Lab-grown diamonds are growing in popularity
PHOENIX (3TV/CBS 5) - Sales of lab-grown diamonds are growing, as the cost of natural diamonds soars due to lingering supply chain issues and U.S. sanctions on Russia. At the Diamond Guys in Scottsdale, Elan Efune sells both.
“We have different demands. We have clients that come in requesting natural mined diamonds. We have clients requesting lab-grown diamonds, and we feel that both have their place in the market,” Efune said. “For us, the overriding majority of buyers, the appeal of a lab-grown diamond is the cost.” Lab-grown diamonds are significantly cheaper than mined diamonds. In some cases, a factory-made diamond could cost as much as 70% less than a comparable natural diamond. “It’s a real diamond, but it’s a manufactured product,” Effune said. “You cannot look at the diamond side by side and tell the difference.”
It takes powerful equipment to determine whether a diamond was grown in a factory in weeks or formed deep in the earth’s mantle over millions of years. The most obvious way is to look for an inscription on the diamond under a microscope. Lab-grown diamonds are inscribed to make sure consumers know what they’re buying. There’s another way, according to Thomas Sharp, a geology professor at Arizona State University. “We can look at the infrared range, or we can do something called photoluminescence and get a spectrum, and the spectrum of the natural diamond is different than that of a synthetic diamond,” Sharp said.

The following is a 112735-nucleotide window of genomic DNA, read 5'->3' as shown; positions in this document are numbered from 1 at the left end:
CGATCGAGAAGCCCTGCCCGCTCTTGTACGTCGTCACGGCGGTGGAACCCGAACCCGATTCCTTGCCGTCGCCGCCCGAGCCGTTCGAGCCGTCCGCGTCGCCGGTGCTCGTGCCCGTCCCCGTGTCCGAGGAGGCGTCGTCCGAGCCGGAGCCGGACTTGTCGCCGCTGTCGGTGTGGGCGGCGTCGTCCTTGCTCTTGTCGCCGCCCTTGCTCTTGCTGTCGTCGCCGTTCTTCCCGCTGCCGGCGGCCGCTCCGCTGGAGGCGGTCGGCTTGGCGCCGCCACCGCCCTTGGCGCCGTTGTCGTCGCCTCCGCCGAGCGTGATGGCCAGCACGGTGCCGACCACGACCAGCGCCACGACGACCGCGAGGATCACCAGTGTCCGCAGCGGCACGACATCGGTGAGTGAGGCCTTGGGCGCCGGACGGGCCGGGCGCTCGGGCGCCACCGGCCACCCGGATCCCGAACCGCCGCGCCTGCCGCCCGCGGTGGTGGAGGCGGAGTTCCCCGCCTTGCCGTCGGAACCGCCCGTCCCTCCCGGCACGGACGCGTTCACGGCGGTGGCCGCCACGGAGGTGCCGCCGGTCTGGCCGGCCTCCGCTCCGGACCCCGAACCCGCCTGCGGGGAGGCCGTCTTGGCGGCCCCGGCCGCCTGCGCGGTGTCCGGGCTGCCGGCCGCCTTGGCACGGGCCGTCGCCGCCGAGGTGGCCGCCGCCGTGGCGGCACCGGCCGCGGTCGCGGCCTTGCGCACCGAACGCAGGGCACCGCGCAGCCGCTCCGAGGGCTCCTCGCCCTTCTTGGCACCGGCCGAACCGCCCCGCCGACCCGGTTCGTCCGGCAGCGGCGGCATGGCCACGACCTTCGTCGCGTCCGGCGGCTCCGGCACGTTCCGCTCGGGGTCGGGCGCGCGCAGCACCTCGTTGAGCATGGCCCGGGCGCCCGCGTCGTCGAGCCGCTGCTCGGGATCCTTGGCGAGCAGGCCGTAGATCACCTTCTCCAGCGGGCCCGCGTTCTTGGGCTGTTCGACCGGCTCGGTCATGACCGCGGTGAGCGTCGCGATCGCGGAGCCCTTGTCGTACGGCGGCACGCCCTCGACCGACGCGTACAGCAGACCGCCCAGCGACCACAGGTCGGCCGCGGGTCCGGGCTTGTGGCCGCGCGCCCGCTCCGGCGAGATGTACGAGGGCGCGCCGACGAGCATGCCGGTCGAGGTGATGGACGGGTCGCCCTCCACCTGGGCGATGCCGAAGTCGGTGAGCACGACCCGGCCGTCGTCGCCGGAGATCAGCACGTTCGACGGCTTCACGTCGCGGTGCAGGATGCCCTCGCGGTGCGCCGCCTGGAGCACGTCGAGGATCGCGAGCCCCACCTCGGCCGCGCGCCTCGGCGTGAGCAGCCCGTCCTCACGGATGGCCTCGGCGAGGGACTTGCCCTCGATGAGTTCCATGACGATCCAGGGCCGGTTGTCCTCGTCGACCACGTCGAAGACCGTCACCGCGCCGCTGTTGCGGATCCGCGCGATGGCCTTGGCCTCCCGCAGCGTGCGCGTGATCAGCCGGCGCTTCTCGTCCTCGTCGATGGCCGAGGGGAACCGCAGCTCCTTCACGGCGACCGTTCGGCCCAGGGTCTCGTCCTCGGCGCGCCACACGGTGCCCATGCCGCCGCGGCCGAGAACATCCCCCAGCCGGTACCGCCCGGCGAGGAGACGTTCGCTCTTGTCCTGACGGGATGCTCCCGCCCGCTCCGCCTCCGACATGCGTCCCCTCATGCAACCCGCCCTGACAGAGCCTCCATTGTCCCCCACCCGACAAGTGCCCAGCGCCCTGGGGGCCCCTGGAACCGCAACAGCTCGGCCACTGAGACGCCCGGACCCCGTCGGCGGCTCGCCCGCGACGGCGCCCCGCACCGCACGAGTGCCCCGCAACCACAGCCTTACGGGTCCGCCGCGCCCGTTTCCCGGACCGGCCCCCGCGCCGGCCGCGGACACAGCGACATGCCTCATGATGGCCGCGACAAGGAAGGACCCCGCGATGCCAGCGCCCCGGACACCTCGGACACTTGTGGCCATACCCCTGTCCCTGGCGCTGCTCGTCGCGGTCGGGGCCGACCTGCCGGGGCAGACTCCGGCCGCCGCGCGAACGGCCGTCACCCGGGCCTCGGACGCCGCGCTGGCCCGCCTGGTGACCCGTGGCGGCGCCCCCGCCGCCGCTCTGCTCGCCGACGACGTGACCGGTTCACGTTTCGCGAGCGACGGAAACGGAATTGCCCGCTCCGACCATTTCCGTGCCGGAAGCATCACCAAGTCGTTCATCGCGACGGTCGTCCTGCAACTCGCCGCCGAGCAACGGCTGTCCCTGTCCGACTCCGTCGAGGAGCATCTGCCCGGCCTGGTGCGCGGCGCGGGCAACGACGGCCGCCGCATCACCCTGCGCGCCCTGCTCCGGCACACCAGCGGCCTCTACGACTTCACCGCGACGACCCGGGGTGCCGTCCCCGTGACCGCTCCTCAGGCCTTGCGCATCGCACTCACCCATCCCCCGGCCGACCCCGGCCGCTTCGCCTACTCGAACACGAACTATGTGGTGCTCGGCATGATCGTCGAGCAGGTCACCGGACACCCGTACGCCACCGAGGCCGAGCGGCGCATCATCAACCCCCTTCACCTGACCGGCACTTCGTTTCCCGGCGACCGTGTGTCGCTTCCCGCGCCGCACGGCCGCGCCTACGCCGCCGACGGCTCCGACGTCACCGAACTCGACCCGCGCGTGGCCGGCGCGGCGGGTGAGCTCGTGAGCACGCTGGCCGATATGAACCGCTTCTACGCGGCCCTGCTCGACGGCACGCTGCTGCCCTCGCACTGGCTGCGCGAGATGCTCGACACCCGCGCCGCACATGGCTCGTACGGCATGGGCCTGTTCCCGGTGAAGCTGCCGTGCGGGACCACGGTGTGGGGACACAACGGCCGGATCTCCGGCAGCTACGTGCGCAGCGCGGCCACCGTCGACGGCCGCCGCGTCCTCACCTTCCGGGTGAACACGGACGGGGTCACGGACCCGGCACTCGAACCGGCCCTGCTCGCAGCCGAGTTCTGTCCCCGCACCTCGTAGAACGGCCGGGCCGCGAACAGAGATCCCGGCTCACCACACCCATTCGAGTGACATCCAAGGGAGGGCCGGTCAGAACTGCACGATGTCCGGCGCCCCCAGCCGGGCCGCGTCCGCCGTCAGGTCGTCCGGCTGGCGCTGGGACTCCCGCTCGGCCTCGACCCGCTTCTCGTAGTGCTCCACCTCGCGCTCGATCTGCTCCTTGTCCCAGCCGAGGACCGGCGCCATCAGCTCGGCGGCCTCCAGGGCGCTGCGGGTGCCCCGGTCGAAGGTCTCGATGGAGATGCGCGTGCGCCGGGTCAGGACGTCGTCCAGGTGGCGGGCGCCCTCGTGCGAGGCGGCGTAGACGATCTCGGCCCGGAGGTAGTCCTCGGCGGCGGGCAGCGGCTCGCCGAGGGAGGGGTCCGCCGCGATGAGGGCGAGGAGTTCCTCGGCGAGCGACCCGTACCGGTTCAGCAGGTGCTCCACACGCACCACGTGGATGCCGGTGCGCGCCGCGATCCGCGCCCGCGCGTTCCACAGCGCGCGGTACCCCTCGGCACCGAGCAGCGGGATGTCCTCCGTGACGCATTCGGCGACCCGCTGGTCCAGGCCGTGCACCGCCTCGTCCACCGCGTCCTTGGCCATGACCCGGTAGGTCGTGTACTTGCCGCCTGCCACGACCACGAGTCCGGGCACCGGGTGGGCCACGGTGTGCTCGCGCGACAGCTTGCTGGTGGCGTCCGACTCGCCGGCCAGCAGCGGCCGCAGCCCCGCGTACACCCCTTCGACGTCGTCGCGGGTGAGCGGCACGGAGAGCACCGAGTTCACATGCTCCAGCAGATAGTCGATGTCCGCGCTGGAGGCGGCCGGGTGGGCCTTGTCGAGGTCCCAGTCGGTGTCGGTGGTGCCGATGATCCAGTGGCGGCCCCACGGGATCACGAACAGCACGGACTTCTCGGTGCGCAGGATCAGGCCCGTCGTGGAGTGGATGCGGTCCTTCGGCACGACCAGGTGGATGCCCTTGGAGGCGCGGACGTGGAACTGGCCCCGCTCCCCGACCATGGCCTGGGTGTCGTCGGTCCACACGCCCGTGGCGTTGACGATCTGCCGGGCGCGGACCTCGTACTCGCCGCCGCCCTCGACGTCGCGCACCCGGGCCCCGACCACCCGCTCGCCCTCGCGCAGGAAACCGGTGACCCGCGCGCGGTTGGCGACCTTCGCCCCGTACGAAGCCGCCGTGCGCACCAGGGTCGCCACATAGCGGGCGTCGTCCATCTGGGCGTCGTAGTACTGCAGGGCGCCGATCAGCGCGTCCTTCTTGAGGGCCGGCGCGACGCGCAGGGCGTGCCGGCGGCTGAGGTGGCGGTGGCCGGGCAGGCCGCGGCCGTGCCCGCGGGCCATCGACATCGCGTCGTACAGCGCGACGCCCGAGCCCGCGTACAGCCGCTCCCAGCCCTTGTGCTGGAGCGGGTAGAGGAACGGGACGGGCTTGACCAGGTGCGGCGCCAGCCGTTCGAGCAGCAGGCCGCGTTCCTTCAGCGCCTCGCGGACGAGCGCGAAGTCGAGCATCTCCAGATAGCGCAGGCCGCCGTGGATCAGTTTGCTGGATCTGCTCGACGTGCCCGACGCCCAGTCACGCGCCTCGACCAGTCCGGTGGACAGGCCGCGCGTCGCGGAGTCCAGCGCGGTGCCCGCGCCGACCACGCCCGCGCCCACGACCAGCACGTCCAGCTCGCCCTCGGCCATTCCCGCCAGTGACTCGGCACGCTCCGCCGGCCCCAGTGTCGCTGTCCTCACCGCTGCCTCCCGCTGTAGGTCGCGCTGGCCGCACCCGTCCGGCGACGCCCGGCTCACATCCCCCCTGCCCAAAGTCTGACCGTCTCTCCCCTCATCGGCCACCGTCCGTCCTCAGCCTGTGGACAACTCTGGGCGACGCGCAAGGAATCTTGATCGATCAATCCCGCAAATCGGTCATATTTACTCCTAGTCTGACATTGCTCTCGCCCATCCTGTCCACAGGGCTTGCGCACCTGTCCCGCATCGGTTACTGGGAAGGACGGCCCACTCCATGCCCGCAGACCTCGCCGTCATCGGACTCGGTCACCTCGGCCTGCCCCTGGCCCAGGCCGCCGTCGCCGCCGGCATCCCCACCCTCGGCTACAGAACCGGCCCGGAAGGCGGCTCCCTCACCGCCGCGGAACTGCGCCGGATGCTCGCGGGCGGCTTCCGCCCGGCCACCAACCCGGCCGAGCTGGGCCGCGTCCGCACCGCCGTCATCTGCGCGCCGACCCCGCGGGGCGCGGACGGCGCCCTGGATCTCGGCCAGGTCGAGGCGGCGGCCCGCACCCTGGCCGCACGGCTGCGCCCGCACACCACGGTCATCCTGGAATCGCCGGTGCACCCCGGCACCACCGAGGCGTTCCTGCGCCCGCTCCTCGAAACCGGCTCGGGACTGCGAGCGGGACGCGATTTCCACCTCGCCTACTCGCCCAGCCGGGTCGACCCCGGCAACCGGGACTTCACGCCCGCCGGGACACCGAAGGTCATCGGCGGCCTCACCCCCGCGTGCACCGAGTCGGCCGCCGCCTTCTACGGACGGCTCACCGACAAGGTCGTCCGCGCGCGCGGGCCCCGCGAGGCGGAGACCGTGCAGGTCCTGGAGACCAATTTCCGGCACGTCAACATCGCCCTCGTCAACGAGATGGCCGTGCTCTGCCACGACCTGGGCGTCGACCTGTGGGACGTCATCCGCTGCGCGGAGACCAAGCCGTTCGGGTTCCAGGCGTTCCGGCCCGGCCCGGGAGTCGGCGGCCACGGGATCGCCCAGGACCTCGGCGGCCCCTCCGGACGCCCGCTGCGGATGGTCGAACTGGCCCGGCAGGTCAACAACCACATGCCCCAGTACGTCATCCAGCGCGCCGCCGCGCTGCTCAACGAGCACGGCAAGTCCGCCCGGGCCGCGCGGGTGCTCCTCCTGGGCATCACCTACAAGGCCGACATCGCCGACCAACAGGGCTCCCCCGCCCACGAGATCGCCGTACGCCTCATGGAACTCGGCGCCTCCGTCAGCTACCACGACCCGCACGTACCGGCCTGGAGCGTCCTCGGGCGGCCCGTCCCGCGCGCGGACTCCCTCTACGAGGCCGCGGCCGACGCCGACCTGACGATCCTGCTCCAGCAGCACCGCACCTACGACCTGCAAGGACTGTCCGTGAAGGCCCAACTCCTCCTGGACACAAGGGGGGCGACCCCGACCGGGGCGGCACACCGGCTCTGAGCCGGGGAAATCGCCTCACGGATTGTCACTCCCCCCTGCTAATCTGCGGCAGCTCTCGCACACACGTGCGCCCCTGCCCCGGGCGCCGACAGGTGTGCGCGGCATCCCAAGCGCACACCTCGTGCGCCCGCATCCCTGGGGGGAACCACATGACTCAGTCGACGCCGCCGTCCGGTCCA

In his class, Sharp and his students have made diamonds. They’re not gem-quality stones, but the process is similar. “We are transforming carbon, say graphite to diamond in a high-pressure press in the lab,” Sharp said. “But the challenge of making them in the lab is you can’t go directly from graphite to diamond. You actually do it in a liquid metal, so the graphite dissolves, and then reprecipitates into diamond, and that’s how we make these beautiful lab-grown diamonds.”
For decades, the diamond manufacturing process has been common for industrial use. “Any source of carbon can be turned into diamond in this type of synthesis,” Sharp said. Now, gem-quality stones made in a lab are making their mark on the jewelry industry. In one analysis, Statista estimates lab-grown diamonds will have a 10% market share by 2030.
“It’s growing for sure,” Efune said. “And growing at a very quick rate. But I think there will always be a place for natural mined diamonds because there are certain buyers, that’s what they want. They want something that’s formed in the earth.” Lab-grown diamonds are still rated for carat, cut, color, and clarity, just like natural diamonds. They can also be lab certified, just like natural diamonds.
Copyright 2022 KTVK/KPHO. All rights reserved.